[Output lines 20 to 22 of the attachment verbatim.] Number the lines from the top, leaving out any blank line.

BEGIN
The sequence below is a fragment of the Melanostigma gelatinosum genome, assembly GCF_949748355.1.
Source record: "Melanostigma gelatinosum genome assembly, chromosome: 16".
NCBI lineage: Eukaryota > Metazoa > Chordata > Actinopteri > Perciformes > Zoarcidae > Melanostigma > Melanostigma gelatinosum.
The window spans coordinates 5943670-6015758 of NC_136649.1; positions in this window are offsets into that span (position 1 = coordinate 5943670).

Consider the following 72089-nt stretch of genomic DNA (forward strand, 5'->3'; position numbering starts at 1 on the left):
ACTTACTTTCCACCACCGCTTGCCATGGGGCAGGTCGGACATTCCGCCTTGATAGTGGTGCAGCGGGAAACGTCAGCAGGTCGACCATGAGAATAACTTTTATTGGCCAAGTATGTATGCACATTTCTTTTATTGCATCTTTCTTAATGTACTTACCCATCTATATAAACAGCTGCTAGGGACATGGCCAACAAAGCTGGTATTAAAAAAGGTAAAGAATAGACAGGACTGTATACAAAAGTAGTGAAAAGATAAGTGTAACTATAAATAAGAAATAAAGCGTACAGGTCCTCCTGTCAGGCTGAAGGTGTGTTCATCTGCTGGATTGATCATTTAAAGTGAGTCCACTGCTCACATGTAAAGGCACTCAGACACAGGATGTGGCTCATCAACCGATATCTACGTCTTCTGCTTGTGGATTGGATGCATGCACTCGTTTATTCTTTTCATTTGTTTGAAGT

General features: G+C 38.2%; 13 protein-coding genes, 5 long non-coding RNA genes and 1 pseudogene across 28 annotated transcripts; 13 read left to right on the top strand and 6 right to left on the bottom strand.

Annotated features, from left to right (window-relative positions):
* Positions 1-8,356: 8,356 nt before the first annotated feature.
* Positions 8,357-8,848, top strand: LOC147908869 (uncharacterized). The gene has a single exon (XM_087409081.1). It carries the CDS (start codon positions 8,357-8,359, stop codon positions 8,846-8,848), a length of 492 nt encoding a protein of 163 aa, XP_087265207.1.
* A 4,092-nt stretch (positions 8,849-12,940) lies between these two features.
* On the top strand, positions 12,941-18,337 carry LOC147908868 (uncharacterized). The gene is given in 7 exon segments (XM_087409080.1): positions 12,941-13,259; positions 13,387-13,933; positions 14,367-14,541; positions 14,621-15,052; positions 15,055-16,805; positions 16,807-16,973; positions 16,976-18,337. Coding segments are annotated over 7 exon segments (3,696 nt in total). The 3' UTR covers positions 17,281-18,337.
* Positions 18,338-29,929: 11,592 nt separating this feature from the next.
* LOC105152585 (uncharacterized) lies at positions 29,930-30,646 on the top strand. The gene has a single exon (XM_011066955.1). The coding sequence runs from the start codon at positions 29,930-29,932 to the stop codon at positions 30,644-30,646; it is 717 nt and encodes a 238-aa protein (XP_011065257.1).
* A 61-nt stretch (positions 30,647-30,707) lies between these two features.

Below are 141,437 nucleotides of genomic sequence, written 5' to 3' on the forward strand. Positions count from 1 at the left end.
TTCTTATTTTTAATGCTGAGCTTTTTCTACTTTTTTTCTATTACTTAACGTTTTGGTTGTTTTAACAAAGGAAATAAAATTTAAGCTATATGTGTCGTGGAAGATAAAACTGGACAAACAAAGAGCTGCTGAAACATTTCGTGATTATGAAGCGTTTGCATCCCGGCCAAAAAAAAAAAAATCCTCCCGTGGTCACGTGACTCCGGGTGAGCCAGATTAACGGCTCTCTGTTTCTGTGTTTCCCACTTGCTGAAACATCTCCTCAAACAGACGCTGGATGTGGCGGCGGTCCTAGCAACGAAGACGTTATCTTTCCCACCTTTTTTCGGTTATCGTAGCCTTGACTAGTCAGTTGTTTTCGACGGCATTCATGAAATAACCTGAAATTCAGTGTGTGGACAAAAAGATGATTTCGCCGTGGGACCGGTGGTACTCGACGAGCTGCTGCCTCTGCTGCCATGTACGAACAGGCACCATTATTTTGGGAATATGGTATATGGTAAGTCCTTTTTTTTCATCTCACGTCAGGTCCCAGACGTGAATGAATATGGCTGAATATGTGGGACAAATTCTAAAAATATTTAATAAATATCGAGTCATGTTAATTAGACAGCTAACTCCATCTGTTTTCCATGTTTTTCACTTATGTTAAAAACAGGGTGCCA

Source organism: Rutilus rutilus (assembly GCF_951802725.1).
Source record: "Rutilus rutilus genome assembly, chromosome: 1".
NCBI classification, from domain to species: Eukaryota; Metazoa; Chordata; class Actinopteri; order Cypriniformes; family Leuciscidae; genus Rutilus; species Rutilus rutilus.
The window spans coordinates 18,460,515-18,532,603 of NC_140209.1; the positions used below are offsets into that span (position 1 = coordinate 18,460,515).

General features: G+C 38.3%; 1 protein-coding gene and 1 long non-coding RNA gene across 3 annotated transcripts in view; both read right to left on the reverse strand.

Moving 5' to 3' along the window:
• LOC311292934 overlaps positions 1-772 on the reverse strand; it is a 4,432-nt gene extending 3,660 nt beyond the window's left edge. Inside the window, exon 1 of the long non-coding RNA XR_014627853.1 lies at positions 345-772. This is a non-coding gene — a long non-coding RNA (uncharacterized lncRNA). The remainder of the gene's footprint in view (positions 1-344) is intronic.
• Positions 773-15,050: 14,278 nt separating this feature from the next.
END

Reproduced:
NCBI classification, from domain to species: Eukaryota; Metazoa; Chordata; class Actinopteri; order Cypriniformes; family Leuciscidae; genus Rutilus; species Rutilus rutilus.
The window spans coordinates 18,460,515-18,532,603 of NC_140209.1; the positions used below are offsets into that span (position 1 = coordinate 18,460,515).

General features: G+C 38.3%; 1 protein-coding gene and 1 long non-coding RNA gene across 3 annotated transcripts in view; both read right to left on the reverse strand.